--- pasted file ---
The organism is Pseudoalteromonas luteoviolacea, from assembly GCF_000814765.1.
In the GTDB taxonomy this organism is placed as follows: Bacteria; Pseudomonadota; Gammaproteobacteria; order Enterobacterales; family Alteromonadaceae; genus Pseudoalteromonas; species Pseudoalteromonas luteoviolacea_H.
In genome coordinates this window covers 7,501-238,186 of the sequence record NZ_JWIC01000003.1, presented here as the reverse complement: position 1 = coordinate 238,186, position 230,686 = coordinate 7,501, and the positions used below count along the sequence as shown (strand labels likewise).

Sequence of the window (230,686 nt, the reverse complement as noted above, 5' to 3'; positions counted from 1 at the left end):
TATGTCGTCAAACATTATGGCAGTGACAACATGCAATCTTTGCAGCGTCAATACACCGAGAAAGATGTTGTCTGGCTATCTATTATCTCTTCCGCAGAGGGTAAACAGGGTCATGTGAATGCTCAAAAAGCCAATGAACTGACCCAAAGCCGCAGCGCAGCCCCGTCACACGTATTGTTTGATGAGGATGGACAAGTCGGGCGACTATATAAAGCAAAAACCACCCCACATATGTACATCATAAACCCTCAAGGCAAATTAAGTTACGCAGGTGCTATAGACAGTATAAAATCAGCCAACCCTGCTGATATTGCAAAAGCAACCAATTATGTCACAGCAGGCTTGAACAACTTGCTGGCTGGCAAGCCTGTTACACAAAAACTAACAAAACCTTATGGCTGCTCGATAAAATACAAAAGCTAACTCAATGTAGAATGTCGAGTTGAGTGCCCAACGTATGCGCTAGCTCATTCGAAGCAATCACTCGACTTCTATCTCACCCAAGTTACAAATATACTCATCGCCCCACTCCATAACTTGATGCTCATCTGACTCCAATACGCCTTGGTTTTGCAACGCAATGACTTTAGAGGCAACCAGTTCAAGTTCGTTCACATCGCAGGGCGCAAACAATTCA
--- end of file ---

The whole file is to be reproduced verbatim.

The organism is Pseudoalteromonas luteoviolacea, from assembly GCF_000814765.1.
In the GTDB taxonomy this organism is placed as follows: Bacteria; Pseudomonadota; Gammaproteobacteria; order Enterobacterales; family Alteromonadaceae; genus Pseudoalteromonas; species Pseudoalteromonas luteoviolacea_H.
In genome coordinates this window covers 7,501-238,186 of the sequence record NZ_JWIC01000003.1, presented here as the reverse complement: position 1 = coordinate 238,186, position 230,686 = coordinate 7,501, and the positions used below count along the sequence as shown (strand labels likewise).

Sequence of the window (230,686 nt, the reverse complement as noted above, 5' to 3'; positions counted from 1 at the left end):
TATGTCGTCAAACATTATGGCAGTGACAACATGCAATCTTTGCAGCGTCAATACACCGAGAAAGATGTTGTCTGGCTATCTATTATCTCTTCCGCAGAGGGTAAACAGGGTCATGTGAATGCTCAAAAAGCCAATGAACTGACCCAAAGCCGCAGCGCAGCCCCGTCACACGTATTGTTTGATGAGGATGGACAAGTCGGGCGACTATATAAAGCAAAAACCACCCCACATATGTACATCATAAACCCTCAAGGCAAATTAAGTTACGCAGGTGCTATAGACAGTATAAAATCAGCCAACCCTGCTGATATTGCAAAAGCAACCAATTATGTCACAGCAGGCTTGAACAACTTGCTGGCTGGCAAGCCTGTTACACAAAAACTAACAAAACCTTATGGCTGCTCGATAAAATACAAAAGCTAACTCAATGTAGAATGTCGAGTTGAGTGCCCAACGTATGCGCTAGCTCATTCGAAGCAATCACTCGACTTCTATCTCACCCAAGTTACAAATATACTCATCGCCCCACTCCATAACTTGATGCTCATCTGACTCCAATACGCCTTGGTTTTGCAACGCAATGACTTTAGAGGCAACCAGTTCAAGTTCGTTCACATCGCAGGGCGCAAACAATTCA